IDEAS home Printed from
MyIDEAS: Login to save this article or follow this journal

Are Older People Responsible for High Healthcare Costs?

  • Constantina Safiliou-Rothschild
Registered author(s):

    No abstract is available for this item.

    If you experience problems downloading a file, check if you have the proper application to view it first. In case of further problems read the IDEAS help page. Note that these files are not on the IDEAS site. Please be patient as the files may be large.

    File URL:
    Download Restriction: no

    Article provided by Ifo Institute for Economic Research at the University of Munich in its journal CESifo Forum.

    Volume (Year): 10 (2009)
    Issue (Month): 1 (04)
    Pages: 57-64

    in new window

    Handle: RePEc:ces:ifofor:v:10:y:2009:i:1:p:57-64
    Contact details of provider: Postal: Poschingerstrasse 5, 81679 Munich, Germany
    Phone: +49 (89) 9224-0
    Fax: +49 (89) 985369
    Web page:

    More information through EDIRC

    References listed on IDEAS
    Please report citation or reference errors to , or , if you are the registered author of the cited work, log in to your RePEc Author Service profile, click on "citations" and make appropriate adjustments.:

    as in new window
    1. Peter Zweifel & Stefan Felder & Markus Meiers, 1999. "Ageing of population and health care expenditure: a red herring?," Health Economics, John Wiley & Sons, Ltd., vol. 8(6), pages 485-496.
    2. Meena Seshamani & Alastair Gray, 2004. "Ageing and health-care expenditure: the red herring argument revisited," Health Economics, John Wiley & Sons, Ltd., vol. 13(4), pages 303-314.
    3. Zhou Yang & Edward C. Norton & Sally C. Stearns, 2003. "Longevity and Health Care Expenditures," Journals of Gerontology: Series B, Gerontological Society of America, vol. 58(1), pages S2-S10.
    4. R.G. Evans & K.M. McGrail & S.G. Morgan & M.L. Barer & C. Hertzman, 2001. "APOCALYPSE NO: Population Aging and the Future of Health Care Systems," Social and Economic Dimensions of an Aging Population Research Papers 59, McMaster University.
    5. U. Mohanty & S. Raman & D. Rao, 2007. "Editorial," Natural Hazards, International Society for the Prevention and Mitigation of Natural Hazards, vol. 41(3), pages 379-379, June.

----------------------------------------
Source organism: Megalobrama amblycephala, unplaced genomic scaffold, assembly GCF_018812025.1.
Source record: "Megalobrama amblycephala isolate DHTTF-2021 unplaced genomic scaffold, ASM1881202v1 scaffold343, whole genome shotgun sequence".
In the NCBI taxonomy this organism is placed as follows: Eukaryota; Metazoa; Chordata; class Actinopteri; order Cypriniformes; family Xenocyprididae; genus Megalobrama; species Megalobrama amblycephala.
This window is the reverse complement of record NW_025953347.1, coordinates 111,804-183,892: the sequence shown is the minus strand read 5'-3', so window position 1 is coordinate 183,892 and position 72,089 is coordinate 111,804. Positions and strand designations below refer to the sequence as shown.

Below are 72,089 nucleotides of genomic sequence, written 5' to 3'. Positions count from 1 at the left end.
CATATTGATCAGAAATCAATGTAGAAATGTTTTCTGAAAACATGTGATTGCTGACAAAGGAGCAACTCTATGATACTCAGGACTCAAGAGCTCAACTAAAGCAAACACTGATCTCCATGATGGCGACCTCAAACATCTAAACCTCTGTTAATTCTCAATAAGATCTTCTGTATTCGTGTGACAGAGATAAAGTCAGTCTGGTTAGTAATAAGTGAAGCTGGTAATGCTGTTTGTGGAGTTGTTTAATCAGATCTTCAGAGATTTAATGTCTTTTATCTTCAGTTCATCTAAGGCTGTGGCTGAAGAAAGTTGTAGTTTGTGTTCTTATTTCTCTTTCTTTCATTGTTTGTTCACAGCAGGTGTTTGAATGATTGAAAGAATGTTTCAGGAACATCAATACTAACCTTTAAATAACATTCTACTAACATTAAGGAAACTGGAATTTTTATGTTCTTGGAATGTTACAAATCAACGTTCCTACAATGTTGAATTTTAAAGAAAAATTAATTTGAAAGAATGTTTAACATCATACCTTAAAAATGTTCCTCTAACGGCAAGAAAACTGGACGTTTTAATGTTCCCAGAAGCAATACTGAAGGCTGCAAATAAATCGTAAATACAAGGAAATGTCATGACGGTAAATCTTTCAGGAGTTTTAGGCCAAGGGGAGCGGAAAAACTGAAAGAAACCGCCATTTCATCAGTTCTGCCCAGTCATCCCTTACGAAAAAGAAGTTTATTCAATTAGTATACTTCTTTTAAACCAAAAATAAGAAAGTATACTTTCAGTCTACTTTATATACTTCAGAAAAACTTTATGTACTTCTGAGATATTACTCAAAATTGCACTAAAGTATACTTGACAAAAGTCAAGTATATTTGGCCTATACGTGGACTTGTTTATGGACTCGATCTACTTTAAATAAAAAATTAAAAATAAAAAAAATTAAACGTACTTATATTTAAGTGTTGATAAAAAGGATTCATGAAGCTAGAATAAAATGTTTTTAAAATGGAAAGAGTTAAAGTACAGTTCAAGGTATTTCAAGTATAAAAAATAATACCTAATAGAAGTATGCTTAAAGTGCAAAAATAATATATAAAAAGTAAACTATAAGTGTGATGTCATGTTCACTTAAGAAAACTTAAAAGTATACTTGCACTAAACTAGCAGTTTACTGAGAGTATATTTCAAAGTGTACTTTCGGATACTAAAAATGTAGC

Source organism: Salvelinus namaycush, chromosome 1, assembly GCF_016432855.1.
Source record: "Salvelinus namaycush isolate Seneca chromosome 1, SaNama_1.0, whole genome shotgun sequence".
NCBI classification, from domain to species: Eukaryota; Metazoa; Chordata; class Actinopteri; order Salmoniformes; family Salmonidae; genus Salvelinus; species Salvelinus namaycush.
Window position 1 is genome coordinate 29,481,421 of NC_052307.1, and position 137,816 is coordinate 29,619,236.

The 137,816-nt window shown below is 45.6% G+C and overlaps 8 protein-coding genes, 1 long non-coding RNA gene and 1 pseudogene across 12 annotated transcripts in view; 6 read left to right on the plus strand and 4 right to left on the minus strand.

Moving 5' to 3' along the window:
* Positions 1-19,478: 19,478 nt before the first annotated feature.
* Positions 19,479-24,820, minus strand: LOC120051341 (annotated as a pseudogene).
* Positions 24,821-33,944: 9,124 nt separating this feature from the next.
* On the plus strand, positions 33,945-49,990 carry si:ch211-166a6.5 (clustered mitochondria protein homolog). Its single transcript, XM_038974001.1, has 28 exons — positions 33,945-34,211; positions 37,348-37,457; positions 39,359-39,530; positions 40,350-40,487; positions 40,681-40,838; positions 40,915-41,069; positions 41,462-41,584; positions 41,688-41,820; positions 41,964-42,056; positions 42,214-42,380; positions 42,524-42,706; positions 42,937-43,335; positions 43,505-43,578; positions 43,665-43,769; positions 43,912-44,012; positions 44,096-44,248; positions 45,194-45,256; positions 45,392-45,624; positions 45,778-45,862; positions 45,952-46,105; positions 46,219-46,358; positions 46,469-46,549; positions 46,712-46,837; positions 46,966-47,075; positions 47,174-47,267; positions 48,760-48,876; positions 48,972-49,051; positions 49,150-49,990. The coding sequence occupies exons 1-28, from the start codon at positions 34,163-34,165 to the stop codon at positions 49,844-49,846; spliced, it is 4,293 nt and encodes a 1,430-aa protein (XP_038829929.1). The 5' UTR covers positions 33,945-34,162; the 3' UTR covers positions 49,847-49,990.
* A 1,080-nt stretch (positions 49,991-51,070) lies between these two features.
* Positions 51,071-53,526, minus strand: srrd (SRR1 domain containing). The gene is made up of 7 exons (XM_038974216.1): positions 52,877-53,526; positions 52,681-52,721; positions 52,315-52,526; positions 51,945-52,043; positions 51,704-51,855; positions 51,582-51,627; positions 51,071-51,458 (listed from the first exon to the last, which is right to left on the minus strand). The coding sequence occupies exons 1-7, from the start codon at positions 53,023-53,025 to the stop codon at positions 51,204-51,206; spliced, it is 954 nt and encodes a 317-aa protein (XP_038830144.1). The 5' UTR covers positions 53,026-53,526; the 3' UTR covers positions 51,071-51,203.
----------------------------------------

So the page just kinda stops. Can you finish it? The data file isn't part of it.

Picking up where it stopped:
6. Evans, R.G. & McGrail, K.M. & Morgan, S.G. & Barer, M.L. & Hertzman, C., 2001. "Apocalypse No: Population Aging and the Future of Health Care Systems," Centre for Health Services and Policy Research 2001:3r, University of British Columbia - Centre for Health Services and Policy Research..
    7. U. Mohanty & Sethu Raman & D. Rao, 2007. "Editorial," Natural Hazards, International Society for the Prevention and Mitigation of Natural Hazards, vol. 42(2), pages 253-255, August.
    Full references (including those not matched with items on IDEAS)

    This item is not listed on Wikipedia, on a reading list or among the top items on IDEAS.

    When requesting a correction, please mention this item's handle: RePEc:ces:ifofor:v:10:y:2009:i:1:p:57-64. See general information about how to correct material in RePEc.

    For technical questions regarding this item, or to correct its authors, title, abstract, bibliographic or download information, contact: (Klaus Wohlrabe)

    If you have authored this item and are not yet registered with RePEc, we encourage you to do it here. This allows to link your profile to this item. It also allows you to accept potential citations to this item that we are uncertain about.

    If references are entirely missing, you can add them using this form.

    If the full references list an item that is present in RePEc, but the system did not link to it, you can help with this form.

    If you know of missing items citing this one, you can help us creating those links by adding the relevant references in the same way as above, for each refering item. If you are a registered author of this item, you may also want to check the "citations" tab in your profile, as there may be some citations waiting for confirmation.

    Please note that corrections may take a couple of weeks to filter through the various RePEc services.

    This information is provided to you by IDEAS at the Research Division of the Federal Reserve Bank of St. Louis using RePEc data.